Al had never seen a side scrolling like this for the PC. “Wow,” he told Carmack, “you should patent this technology.
Carmack turned red. “If you ever ask me to patent anything,” he snapped, “I’ll quit.” Al assumed Carmack was trying to protect his own financial interests, but in reality he had struck what was growing into an increasingly raw nerve for the young, idealistic programmer. It was one of the few things that could truly make him angry. It was ingrained in his bones since his first reading of the Hacker Ethic. All of science and technology and culture and learning and academics is built upon using the work that others have done before, Carmack thought. But to take a patenting approach and say it’s like, well, this idea is my idea, you cannot extend this idea in any way, because I own this idea—it just seems so fundamentally wrong. Patents were jeopardizing the very thing that was central to his life: writing code to solve problems. If the world became a place in which he couldn’t solve a problem without infringing on someone’s patents, he would be very unhappy living there.
In that spirit, Carmack regularly releases his old engines under GPL for other programmers to learn from. Don't miss Fabien Sanglard's epic deconstruction of the Doom 3 codebase, for example. That's only one iteration behind the current id engine which was used for Rage and (apparently) will be used for the upcoming Doom 4.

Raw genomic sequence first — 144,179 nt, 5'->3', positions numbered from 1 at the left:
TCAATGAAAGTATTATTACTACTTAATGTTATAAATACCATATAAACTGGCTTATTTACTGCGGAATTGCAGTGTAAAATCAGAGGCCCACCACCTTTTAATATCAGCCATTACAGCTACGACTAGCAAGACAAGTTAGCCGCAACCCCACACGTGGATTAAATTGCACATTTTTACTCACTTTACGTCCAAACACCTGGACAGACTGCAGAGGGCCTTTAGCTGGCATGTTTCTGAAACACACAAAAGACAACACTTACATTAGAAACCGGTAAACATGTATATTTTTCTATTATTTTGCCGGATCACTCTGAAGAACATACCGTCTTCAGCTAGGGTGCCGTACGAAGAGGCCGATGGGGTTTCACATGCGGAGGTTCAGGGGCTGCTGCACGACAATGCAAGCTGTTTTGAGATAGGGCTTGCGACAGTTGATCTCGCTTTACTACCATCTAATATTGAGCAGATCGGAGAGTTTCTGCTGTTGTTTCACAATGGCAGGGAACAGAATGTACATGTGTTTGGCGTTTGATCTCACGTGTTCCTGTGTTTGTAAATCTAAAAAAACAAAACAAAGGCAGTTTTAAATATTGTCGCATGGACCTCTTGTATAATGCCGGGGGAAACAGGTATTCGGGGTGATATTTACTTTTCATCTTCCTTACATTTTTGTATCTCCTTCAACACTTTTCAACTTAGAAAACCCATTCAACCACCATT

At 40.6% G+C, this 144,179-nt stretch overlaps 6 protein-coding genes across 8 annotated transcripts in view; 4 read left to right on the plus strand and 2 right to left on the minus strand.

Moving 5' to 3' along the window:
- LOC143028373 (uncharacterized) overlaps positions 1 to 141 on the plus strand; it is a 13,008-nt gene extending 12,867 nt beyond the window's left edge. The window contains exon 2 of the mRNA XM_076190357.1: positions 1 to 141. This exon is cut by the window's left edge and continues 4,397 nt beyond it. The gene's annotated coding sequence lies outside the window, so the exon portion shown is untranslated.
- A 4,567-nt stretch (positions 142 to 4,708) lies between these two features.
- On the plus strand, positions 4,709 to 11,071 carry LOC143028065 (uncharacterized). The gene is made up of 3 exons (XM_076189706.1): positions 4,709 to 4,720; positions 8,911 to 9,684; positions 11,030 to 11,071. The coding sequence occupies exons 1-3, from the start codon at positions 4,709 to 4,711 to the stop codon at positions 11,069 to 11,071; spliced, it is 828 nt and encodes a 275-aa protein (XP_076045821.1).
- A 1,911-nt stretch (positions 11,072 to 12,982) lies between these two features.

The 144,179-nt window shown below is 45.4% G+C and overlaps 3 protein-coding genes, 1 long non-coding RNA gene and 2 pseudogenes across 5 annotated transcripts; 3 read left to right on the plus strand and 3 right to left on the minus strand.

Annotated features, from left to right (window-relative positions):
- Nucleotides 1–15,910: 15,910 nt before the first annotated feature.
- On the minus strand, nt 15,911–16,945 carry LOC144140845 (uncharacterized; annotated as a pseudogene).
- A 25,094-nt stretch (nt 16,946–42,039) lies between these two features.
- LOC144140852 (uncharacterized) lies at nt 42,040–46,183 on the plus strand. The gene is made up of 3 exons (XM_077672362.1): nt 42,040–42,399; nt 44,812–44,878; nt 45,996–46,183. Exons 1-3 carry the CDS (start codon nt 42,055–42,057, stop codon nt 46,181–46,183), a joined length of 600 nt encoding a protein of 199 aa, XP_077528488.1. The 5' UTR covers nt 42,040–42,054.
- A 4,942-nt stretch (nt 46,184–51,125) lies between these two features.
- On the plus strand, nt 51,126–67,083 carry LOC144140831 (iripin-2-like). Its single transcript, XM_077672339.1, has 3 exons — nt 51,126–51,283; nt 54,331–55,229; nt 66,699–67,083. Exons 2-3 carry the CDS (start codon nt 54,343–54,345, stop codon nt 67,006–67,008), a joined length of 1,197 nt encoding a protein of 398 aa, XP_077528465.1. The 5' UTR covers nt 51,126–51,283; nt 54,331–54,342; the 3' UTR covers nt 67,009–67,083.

One of my very favorite quotes of all time comes at the end of the book.
Carmack disdained talk of highfalutin things like legacies but when pressed would allow at least one thought on his own. “In the information age, the barriers just aren’t there,” he said. “The barriers are self-imposed. If you want to set off and go develop some grand new thing, you don’t need millions of dollars of capitalization. You need enough pizza and Diet Coke to stick in your refrigerator, a cheap PC to work on, and the dedication to go through with it. We slept on floors. We waded across rivers.”
And indeed they did, as the book will attest. Both @ID_AA_Carmack and @romero are still lifelong, influential, inspiring members of the game and programming communities. They are here for the long haul because they love this stuff and always have.
The ultimate point of Masters of Doom is that today you no longer need to be as brilliant as John Carmack to achieve success, and John Carmack himself will be the first to tell you that. Where John was sitting in a cubicle by himself in Mesquite, Texas for 80 hours a week painstakingly inventing all this stuff from first principles, on hardware that was barely capable, you have a supercomputer in your pocket, another supercomputer on your desk, and two dozen open source frameworks and libraries that can do 90% of the work for you. You have GitHub, Wikipedia, Stack Overflow, and the whole of the Internet.
All you have to do is get off your butt and use them.
Posted by Jeff Atwood
I recently quit my job to make my game, and I was told today by a friend, "Starting a business is hard even when you're doing well financially. I don't know how you're going to manage it."
This was a good thing to read, after that.
I've read this book 7 years ago and I loved it. I found it inspiring and I've recommended it to all of my friends. Quite a few of them bought it and loved it as well. This is really a great book, from time to time I come back to it and read again a few chapters.
Since then I've tried to find other books like this one but without success. "Accidental Empires" from Cringely is also quite good and in the same vein.
If only more people thought the same about patents, the world would be a better place...